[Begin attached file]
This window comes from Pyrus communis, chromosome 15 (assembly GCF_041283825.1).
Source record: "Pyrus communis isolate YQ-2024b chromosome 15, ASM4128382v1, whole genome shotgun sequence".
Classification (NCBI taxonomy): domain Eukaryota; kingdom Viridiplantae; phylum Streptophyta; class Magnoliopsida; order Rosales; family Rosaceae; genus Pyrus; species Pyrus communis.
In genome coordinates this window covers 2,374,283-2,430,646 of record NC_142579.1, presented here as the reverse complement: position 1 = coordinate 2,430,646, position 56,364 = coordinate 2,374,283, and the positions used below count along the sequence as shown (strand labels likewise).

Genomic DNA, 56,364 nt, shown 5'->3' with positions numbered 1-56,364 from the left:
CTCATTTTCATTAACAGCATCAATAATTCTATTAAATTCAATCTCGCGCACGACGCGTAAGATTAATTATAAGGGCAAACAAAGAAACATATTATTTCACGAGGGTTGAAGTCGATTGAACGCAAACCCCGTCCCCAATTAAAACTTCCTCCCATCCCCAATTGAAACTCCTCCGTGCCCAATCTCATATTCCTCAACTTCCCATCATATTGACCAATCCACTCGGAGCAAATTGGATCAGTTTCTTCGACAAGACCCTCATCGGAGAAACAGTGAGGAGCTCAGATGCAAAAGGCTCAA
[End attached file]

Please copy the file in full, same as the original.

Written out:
This window comes from Pyrus communis, chromosome 15 (assembly GCF_041283825.1).
Source record: "Pyrus communis isolate YQ-2024b chromosome 15, ASM4128382v1, whole genome shotgun sequence".
Classification (NCBI taxonomy): domain Eukaryota; kingdom Viridiplantae; phylum Streptophyta; class Magnoliopsida; order Rosales; family Rosaceae; genus Pyrus; species Pyrus communis.
In genome coordinates this window covers 2,374,283-2,430,646 of record NC_142579.1, presented here as the reverse complement: position 1 = coordinate 2,430,646, position 56,364 = coordinate 2,374,283, and the positions used below count along the sequence as shown (strand labels likewise).

Genomic DNA, 56,364 nt, shown 5'->3' with positions numbered 1-56,364 from the left:
CTCATTTTCATTAACAGCATCAATAATTCTATTAAATTCAATCTCGCGCACGACGCGTAAGATTAATTATAAGGGCAAACAAAGAAACATATTATTTCACGAGGGTTGAAGTCGATTGAACGCAAACCCCGTCCCCAATTAAAACTTCCTCCCATCCCCAATTGAAACTCCTCCGTGCCCAATCTCATATTCCTCAACTTCCCATCATATTGACCAATCCACTCGGAGCAAATTGGATCAGTTTCTTCGACAAGACCCTCATCGGAGAAACAGTGAGGAGCTCAGATGCAAAAGGCTCAA